We were able to snag a walk up site right at check out time, which is when you should arrive if you want to camp here. The campground was full by dinner time. The huge upside of this campground is the proximity to the Jagger Museum and the inner caldera of the volcano. You can hike from the campground to the caldera overlook and if you get lucky with a cloudy night sky, you'll be treated to a fiery display with the volcano glow lighting up the sky. The only downside of this campground is that there are no showers for tent campers. Definitely not something that would prevent us from returning.
We stayed here for two nights and greatly enjoyed quiet and near solitude of the beach park. We arrived in the dark to several locals who call the park home. We were hesitant about the situation, but after chatting with some of them, we discovered that they were very friendly and down to earth. After waking up and exploring the park, we found some sea turtles on the beach and continued walking around the various trails. We felt very comfortable here and will gladly return when we come visit Hawaii again!
We came to Zion on the heels of a December blizzard that dumped a couple of feet on south western Utah. We were able to snag one of the few remaining sites in Watchman. It was much colder than we anticipated but hardly kept us from enjoying Zion for all it's beauty; especially under snow. The proximity of the campsite to Springdale is pretty valuable to check out the local shops and restaurants.
Can you go wrong in Death Valley in December when it's not above 70 degrees? This was our first camping trip to DVNP. We decided to come here because a massive snow storm hit our original target of Zion. Though the first two campgrounds in Furnace Creek were full, we were relieved to have snagged one of the walk up sites. We got there just in time for sunset and gladly ate in the valley while we explored the resort area. The camp site was great, clean, and the bathroom facility had what we needed for the stay.
Great campground that we use for a layover en-route to NY to see family. We also needed a reason to test out our BioLite 2 camp stove from REI. The campsites are fairly spacious with little signs of use. The shower and bathroom facilities looks brand new. Everywhere you look there is green space. The campground also does nature tours for local flora/fauna.
We needed a tent site for the night in November and discovered that most of the campgrounds in PA were closed for the season. We found Florys, outside of Lititz, PA. It's mostly an RV campground with 5 or 6 tent areas. Each site is small and you're not allowed to build a fire. The only interesting thing about the site, was waking up and looking out 50 yards at the horse stables where horses greeted you from a distance.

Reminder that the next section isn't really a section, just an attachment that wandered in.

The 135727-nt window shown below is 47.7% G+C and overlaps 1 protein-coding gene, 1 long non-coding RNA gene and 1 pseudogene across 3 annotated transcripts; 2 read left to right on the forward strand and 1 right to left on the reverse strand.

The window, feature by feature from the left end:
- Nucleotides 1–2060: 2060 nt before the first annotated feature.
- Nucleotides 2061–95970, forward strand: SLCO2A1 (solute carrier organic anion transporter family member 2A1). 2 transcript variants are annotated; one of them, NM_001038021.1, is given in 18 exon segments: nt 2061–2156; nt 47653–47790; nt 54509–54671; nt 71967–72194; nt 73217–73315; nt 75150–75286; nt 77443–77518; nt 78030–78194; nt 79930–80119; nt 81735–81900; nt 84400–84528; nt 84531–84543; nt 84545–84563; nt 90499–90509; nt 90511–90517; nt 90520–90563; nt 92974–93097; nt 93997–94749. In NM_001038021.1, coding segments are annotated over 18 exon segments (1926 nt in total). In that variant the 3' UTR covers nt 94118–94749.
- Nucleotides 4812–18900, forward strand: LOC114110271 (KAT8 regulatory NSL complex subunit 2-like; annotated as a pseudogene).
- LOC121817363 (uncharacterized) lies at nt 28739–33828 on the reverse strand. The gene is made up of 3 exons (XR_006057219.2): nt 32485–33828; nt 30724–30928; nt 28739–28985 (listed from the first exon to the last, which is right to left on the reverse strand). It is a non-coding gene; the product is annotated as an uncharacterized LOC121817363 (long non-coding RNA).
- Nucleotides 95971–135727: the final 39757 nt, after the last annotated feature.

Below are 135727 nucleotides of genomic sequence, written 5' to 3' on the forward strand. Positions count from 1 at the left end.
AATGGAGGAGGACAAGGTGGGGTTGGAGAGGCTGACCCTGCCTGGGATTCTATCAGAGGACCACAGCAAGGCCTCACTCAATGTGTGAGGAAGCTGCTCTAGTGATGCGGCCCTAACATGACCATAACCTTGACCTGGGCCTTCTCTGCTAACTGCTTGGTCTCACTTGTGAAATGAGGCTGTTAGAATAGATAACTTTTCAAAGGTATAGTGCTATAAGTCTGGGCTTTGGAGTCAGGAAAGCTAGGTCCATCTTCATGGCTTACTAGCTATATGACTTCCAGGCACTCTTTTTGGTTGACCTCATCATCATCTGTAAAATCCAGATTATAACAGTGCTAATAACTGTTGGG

This was a second trip to this campground, solely because I was hosting another group hiking/camping/tubing trip. The campground is solely for tents. Each site allows up to 10 people at a cheap rate of ~$8/person per night. Even with a full campground, bathrooms and showers were always available. The campground also doubles as a water tubing outfitter on the Shenandoah River. It's also in the heart the valley between prime east coast hiking areas (Shenandoah National Park and George Washington National Forest). From the campsite, there is a 1/4 mile hike down to the river for a late night dip, which we all did under the full moon. Each site comes with a grill, table and fire pit.
Girlfriend and I stayed here while we visited nearby Longwood Gardens. The tent sites are spacious and they all border the creek which is a nice sound at night, as well as a good morning view. Each site comes with fire pit and picnic table. Campground has private showers and laundry. Even though we stayed there in the summer (August) next to the creek, there were no bugs. Good place for a layover or with kids.
Olive Green cabin, owned/operated by the Potomac Appalachian Trail Club is a two floor primitive cabin near Frederick, Maryland. It's a log cabin that was built around the mid-1860's. The last private owner, Olive Green lived in it until the 1980's (I think) when she was still living primitively without electricity or water. She grew her own food and had livestock on her property. The cabin itself is stocked with various cookware (including cast iron), bed frames, tables, chairs, books and games. We went in December after a storm and needed to shovel our way to the outhouse. Manual labor is not a bad thing! The opportunity to stay here and live primitively for a weekend was nice. The only downside is that the cabin is not effectively insulated, with numerous holes between the logging that lets a good amount of cold air in at night. There is also a wood burning stove on the first floor that's great for cooking on, but doesn't produce a lot of heat that needs to make its way to the sleeping quarters in the loft.
Stayed here in October while family stayed in hotels. This is a family campground and is mostly occupied by RV's who stay long term. Tent sites are spacious and fits 2 cars, sites fit 2-3 tents. The tent sites have numerous walnut trees, so there's a bit of a hazard there when walking around trying to dodge the falling nuts (cars are targets too!). The campground is pretty close to downtown Gettysburg if you're looking for restaurants/shops. It's in the heart of the battlefield access points and trails. The campground usually puts on various activities, parties, etc, mainly kid oriented. This is a nice site/area for base camping in the fall.
Pretty nice campground that you have to take a 20 minute ferry from the mainland. Then you drive through the small harbor town to the campsite. Nice, clean showers and bathrooms. The tents sites are spacious and they're only a 10 or so minute drive from La Point. The island community is full of restaurants and art galleries. We went in July and were able to go to a film fest and do yoga on the beach. These amenities may not be at the campground, but staying on the island gives you access to them. By the main office, there's a trail that goes down to the beach where you can rent canoes and kayaks on an honor system.
Stayed here as a layover en-route to Wisconsin. This park may be right off of the interstate, but it's quaint and the sites are roomy. They're also nicely vegetated so you get a sense of privacy. We stayed in the busy season (July) and even though most sites were full, once it hit the quiet hour, the whole campground went eerily quiet. Not far from the tent sites is Wolf Creek Falls, about a 1.2 mile hike (worth it!). The showers were clean and rangers were laid back and lenient with the camp fee.